Winter RVing in Southern California is a tricky thing. Southern California is close to South Carolina in latitude, so it doesn’t sit as far south as Florida, and as a result doesn’t get as warm. Add in the Pacific Ocean, which pulls cold water from the arctic down the California coast, and the many 10,000+ foot mountains –  and it’s easy to see how you can get stuck in snow if you’re not careful.

That’s how we found ourselves snow camping at 7,200 feet, a few thousand feet above the charming mountain community of Idyllwild California this April.  Always check the altitude of your destination! 🙂

Descanso to Idyllwild

Descanso, CA to Idyllwild, CA
Descanso, CA to Idyllwild, CA

We made the (mostly) correct decision to drive the back way from Descanso, CA to Idyllwild. This involves driving on tight, windy mountain roads for essentially the entire drive – but on the plus side it’s 50 miles shorter. Plus it saved significant elevation drop and gains, as the alternate route would have taken us from 4,000 feet to sea level then back to 7,200 feet.

We know of many RVers who avoid mountain roads entirely, and I can understand why. Class-C RV brakes (standard, non air brakes) like ours are not confidence-inspiring. Stopping distances on level terrain are already more than double a traditional car, and the steepness of mountains roads makes it that much more difficult to stop.

We’ve found that a combination of taking our time, engine braking on downhills (ok for gas – not so much for diesel), and disconnecting the car and driving separately in really steep areas works out well for the most part.

Note that for RVing purposes, the Google map time estimates are not very useful. An RV is significantly slower on a mountain road than a car – if you’ve ever gotten behind an RV you probably know what I’m talking about. As a result, I’ve found that highway times are usually 10 to 15 percent longer in an RV, and mountain driving can take anywhere from 25% longer to double the time. It’s always better to be safe, so give yourself plenty of time if you plan to navigate twisty mountain roads in your RV.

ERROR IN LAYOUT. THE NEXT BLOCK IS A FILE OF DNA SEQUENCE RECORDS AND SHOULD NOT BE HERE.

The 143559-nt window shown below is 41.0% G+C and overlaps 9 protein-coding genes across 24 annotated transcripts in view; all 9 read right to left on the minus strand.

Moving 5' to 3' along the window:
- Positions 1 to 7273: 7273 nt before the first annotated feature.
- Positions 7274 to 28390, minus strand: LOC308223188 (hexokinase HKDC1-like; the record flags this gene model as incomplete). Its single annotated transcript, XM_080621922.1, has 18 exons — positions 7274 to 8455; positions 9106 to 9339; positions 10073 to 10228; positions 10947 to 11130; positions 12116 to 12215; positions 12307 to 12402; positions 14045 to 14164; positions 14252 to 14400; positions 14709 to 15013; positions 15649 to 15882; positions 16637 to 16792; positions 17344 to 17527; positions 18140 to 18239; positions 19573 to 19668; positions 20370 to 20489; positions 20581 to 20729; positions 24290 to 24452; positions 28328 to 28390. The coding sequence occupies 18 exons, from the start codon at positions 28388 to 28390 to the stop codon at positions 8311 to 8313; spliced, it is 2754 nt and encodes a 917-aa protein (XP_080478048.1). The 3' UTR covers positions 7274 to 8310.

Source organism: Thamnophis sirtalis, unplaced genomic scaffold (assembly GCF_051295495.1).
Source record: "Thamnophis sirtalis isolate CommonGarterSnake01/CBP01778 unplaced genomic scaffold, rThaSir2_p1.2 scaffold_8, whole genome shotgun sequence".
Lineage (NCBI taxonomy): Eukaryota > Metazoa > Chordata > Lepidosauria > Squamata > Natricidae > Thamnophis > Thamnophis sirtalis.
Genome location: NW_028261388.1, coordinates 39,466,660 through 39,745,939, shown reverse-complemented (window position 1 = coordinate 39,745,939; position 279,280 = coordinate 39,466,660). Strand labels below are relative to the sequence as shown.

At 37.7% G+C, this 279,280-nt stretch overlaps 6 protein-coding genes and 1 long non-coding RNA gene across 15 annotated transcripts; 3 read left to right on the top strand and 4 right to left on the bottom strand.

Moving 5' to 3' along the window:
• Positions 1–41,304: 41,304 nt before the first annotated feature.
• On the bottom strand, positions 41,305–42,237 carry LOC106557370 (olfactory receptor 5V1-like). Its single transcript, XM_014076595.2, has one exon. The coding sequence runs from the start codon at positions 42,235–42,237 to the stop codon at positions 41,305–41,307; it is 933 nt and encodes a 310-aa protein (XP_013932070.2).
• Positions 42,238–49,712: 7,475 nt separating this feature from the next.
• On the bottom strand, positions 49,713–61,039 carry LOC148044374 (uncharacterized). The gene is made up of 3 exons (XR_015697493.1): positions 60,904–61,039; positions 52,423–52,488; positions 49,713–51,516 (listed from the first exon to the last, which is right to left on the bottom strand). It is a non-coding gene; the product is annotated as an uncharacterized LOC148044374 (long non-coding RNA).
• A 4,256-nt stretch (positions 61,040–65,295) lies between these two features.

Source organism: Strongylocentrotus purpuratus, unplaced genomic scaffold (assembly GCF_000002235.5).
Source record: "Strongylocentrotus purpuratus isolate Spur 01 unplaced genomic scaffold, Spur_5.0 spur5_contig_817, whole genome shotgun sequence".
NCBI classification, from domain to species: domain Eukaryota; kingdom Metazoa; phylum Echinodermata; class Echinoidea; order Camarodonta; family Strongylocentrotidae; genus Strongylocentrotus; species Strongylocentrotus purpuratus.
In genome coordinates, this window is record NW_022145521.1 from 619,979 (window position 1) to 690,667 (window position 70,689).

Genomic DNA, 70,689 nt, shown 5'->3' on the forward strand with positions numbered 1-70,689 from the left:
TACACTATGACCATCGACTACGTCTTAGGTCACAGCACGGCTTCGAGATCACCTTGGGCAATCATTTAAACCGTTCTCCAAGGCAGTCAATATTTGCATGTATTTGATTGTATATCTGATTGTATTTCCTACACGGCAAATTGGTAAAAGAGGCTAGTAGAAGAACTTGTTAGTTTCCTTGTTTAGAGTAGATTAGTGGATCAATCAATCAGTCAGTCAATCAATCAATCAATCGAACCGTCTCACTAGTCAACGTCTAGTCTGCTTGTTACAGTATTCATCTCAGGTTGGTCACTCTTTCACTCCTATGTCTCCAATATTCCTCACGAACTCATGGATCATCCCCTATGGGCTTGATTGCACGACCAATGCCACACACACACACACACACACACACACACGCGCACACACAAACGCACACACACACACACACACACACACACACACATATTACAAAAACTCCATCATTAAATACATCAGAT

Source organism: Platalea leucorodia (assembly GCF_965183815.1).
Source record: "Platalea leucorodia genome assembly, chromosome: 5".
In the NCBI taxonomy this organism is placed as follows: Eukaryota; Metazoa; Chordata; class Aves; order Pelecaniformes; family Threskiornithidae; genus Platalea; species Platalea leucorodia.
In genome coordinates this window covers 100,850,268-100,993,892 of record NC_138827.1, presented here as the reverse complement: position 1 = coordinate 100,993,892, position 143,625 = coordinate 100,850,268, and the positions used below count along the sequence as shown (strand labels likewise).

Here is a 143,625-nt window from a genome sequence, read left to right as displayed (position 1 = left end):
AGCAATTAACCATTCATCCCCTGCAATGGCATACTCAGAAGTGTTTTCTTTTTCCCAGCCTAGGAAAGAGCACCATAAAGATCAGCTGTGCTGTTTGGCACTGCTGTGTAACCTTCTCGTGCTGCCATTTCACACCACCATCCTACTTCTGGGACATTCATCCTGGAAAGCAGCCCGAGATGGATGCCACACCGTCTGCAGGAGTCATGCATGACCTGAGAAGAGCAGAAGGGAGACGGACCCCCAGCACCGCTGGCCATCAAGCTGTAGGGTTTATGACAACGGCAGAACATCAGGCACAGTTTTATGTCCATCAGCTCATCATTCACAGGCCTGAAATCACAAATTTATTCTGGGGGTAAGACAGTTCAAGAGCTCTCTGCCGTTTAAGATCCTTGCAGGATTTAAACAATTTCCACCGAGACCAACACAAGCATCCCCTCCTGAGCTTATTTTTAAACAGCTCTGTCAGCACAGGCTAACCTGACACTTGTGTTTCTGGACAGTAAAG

Idyllwild RV Resort

We arrived at Thousand Trails Idyllwild (aka Idyllwild RV Resort) to be greeted with a chipper,”You arrived just before the snow storm!” So we wisely topped off the propane just inside the gate and went looking for a campsite.

In the summer I’m sure that the Idyllwild campgrounds are warm and full of bustling people. In April, not so much. We had our choice of campsites, so found one with full hookups (W/E/S) in the most beautiful and remote part of the park we could find. Perfect.

And then it snowed, and snowed, and it snowed some more.

Fortunately we had plenty of food, as we always stock up before we drive, and we had no-where we had to go. Add in our propane and full hookups, and we were ready for some extended cold.

We don’t mind the cold (much) – but when temps drop below 40 degrees our heat pump stops working and we’re forced to rely on the propane to stay warm. Yes, many people use space heaters to get around this, but RV wiring isn’t designed for continuous space heater usage, and the possibility of a fire isn’t worth saving money on propane in my opinion. We had to bring the hose inside a few nights, but at least our pipes didn’t freeze.

Fortunately, the snow didn’t last long – just a few days and it was temperate again.

The Campground Itself

I don’t often talk about Thousand Trails or campground memberships, and I need to, since they’re a great way to save money as a full-time RVer. I’ll save that for another post, but it’s worth noting that the Idyllwild Campground is something special.

The RV sites are mostly well spaced out, although if you want full hookups in the lower section, your going to be stacked like cordwood. In the upper area, the full-hookup sites have more room, although they’re still not as spacious as the Water/Electric sites. If you have big tanks, or if it’s a short stay, stick to W/E for maximum space and privacy.

Tent Camping

There’s even several extensive Tent camping loops, so that Tent campers can enjoy the mountain scenery without the sight and sounds of RVs.

We found the facilities to be excellent, although naturally the hot tub and pools were still closed for the season. We recommend a visit. Just keep in mind that the drive up is a bit sketchy in an RV no matter which way you go – from Banning in the north, Palm Springs in the east, Hemet in the West, or the way we came from the south.


Idyllwild Hiking

The town of Idyllwild sits at 5,200 feet on Mount San Jacinto – the 10,800 foot tall mountain that towers over Palm Springs – and naturally the entire mountain is covered in hiking, equestrian, and 4×4 Jeep Trails.